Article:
Tonight, Brooklyn Bridge Park is screening what is arguably the greatest film set (and shot) in New York City, Sweet Smell of Success. Released in 1957, it stars Tony Curtis—at the time a matinee idol hungry for a substantial role with meat on its bones. He found it in Sidney Falco, the desperate, unctuous publicist running a shady boutique company out of his one bedroom apartment off Times Square. Falco sees the key to success personified in J.J. Hunsecker, the feared gossip columnist inspired by real-life columnist and radio host Walter Winchell, who wielded immense power in the middle of the 20th century. Burt Lancaster is riveting and terrifying as the effusively cynical Hunsecker, who manipulates Falco into breaking up a relationship between his delicate sister and a—gasp— jazz musician.

If you've never seen Sweet Smell of Success, can you really consider yourself a New Yorker? It's the quintessential NYC movie, reveling in this "dirty" town's clash of ambition and lust, mendacity and callousness, innocence and cynicism. Aside from Hunsecker's secretary, there's really not an admirable character in the bunch (even the undermined lovers are droopy saps—you'd rather be at 21 with J.J. and Sidney than at that depressing diner with them), and everyone is a self-serving weasel. But even if you've rented it or caught a crappy old print in repertory, you'll still want to bring a blanket to the park tomorrow night—here's why:

  • The Print: For decades, fans of this masterpiece have had to endure insufferably poor DVD releases, which do a murky disgrace to James Wong Howe's smooth yet kinetic cinematography. But earlier this year, the Criterion Collection at last released a new digital transfer. This is what they'll be screening tomorrow night—we know this because it's our copy.
  • The Story: The first draft of the script was written by Ernest Lehman, who adapted it from his 1952 novella of the same name. Lehman was initially supposed to direct, but Lancaster's nascent production company pushed him aside and brought in Alexander Mackendrick, who really nailed it. (Lehman withdrew to Tahiti with extreme pain in his colon.)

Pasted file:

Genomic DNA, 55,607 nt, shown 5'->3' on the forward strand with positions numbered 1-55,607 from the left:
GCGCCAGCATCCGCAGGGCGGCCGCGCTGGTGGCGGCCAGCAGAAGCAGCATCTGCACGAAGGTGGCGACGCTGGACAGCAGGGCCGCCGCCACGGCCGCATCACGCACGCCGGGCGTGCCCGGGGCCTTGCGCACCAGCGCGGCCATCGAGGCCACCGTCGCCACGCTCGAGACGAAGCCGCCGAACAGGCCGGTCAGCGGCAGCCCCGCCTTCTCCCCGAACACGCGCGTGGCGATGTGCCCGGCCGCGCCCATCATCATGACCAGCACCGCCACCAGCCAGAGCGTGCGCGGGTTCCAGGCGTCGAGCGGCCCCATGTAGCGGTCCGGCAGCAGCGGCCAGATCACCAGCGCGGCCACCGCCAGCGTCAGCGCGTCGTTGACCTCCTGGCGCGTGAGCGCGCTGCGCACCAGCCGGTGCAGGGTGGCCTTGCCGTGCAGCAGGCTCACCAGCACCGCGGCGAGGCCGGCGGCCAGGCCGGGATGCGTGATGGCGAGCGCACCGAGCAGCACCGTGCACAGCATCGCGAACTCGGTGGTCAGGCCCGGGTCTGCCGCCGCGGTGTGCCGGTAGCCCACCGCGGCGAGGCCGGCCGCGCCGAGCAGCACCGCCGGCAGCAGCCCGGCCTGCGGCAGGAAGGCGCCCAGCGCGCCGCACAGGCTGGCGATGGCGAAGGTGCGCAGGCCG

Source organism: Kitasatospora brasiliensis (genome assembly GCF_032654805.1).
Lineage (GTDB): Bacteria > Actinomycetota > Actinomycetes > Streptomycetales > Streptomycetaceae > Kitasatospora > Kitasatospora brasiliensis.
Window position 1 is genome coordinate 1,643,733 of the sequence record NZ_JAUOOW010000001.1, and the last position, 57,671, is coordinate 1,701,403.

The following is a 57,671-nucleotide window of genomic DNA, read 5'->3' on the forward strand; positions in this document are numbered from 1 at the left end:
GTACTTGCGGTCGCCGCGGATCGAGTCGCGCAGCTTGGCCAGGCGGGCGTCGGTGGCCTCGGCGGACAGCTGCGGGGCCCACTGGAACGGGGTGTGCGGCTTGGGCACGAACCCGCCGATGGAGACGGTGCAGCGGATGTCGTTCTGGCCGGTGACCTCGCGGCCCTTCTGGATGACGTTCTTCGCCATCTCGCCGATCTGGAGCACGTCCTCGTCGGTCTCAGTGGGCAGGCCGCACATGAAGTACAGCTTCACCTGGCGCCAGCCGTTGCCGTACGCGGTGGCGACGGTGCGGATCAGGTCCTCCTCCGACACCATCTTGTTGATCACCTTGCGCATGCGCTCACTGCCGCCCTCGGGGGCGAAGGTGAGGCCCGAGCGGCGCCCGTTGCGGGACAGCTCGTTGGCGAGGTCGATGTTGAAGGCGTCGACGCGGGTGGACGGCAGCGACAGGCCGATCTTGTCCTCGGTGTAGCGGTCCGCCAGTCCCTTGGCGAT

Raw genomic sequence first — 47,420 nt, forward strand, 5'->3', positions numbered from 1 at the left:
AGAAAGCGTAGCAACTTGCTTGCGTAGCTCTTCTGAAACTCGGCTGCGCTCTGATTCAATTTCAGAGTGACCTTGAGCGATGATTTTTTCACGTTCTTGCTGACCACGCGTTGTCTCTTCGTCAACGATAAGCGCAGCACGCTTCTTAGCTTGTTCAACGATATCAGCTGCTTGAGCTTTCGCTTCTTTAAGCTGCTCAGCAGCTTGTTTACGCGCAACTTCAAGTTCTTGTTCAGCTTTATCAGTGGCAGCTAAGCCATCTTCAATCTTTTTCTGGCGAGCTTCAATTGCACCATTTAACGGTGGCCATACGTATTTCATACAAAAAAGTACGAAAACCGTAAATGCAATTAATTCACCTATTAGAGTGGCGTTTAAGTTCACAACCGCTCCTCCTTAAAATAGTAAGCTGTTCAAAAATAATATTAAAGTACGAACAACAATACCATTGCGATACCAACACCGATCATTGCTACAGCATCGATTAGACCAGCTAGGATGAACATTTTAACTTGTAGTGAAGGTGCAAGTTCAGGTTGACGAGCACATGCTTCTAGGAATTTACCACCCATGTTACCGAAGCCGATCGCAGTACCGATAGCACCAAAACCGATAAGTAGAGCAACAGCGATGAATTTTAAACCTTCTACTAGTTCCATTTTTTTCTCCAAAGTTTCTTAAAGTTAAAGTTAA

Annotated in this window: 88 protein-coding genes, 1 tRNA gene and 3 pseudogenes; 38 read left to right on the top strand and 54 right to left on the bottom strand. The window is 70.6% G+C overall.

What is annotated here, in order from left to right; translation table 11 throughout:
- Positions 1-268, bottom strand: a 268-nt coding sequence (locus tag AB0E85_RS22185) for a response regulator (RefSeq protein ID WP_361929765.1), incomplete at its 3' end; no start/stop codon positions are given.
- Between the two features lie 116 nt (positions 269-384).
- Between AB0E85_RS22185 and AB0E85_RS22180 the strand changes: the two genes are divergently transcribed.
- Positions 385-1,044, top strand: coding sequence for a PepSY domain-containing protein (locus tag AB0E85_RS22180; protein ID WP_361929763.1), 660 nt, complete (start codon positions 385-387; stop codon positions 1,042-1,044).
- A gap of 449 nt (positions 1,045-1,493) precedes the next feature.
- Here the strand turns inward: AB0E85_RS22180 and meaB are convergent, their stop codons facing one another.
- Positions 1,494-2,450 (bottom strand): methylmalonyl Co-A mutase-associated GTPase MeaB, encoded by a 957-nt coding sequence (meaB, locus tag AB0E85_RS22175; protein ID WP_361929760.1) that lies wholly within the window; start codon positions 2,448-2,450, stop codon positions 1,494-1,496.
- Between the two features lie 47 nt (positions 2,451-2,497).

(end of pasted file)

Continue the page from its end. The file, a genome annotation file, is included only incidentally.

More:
• The Score: Elmer Bernstein's cacophonous, reeling, horn-forward score palpably evokes the hustle and glamor and filth of 1950s NYC, or at least how we imagine it to be.
  • The Script: After Lehman was forced out, Clifford Odets was hired to rewrite the screenplay, and his draft is masterful. Fall in love with Sweet Smell of Success, and you'll find yourself quoting, to the bafflement of your friends, such inimitable one-liners as, "The cat's in the bag and bag's in the river!" Or, "You're dead son. Get yourself buried." And, "I'd hate to take a bite out of you. You're a cookie full of arsenic."
  • The City: Mackendrick was the first director to shoot exterior scenes on the streets of NYC featuring stars of the caliber of Curtis and Lancaster—as you watch them parry outside 21, you can't help but realize how other films of the era photographed so much on sound stages, and how visceral "Sweet Smell" is by comparison. (The two pivotal scenes set inside 21, by the way, were shot in Hollywood on enlarged replicas of the famous club, to accommodate the film crews. But they feel no less authentic.)
  • The Performances: It's not just Curtis and Lancaster who dazzle. True to Odets's Group Theatre roots, the film is a rich ensemble enterprise, with a host of classic New York character actors crowding the screen, from smooth jazz musician Chico Hamilton (playing himself), to Barbara Nichols as the desperate cigarette girl, to Emile Meyer as the corrupt cop Harry Kello, it's one nuanced performance after another. Pay particular attention to Joe Frisco as Herbie Temple—some cineastes have noted the script's Great Gatsby parallels, and Frisco is in fact the very same stuttering vaudevillian whom Fitzgerald name-checks at Gatsby's party, when a dancer "seizes a cocktail out of the air, dumps it down for courage and, moving her hands like Frisco, dances out alone on the canvas platform." Frisco died a year after the film was released.
  • The Location: Have you caught a free movie at Brooklyn Bridge Park yet? It's hard to think of a better location to take in Sweet Smell of Success, with the whole ambitious island of Manhattan rolling north from behind the screen. The movie screens at sunset (N.B.: No chairs allowed on the lawn, but they do rent soft "stadium seats" for $5 a pop. You can set up a chair on the concrete around the permiter). These screenings tend to get crowded, so you may want to proceed there directly after work. There are a number of food stands as you enter the park if you need dinner. And there are real bathrooms, too! And we'll be there early rolling out a red carpet!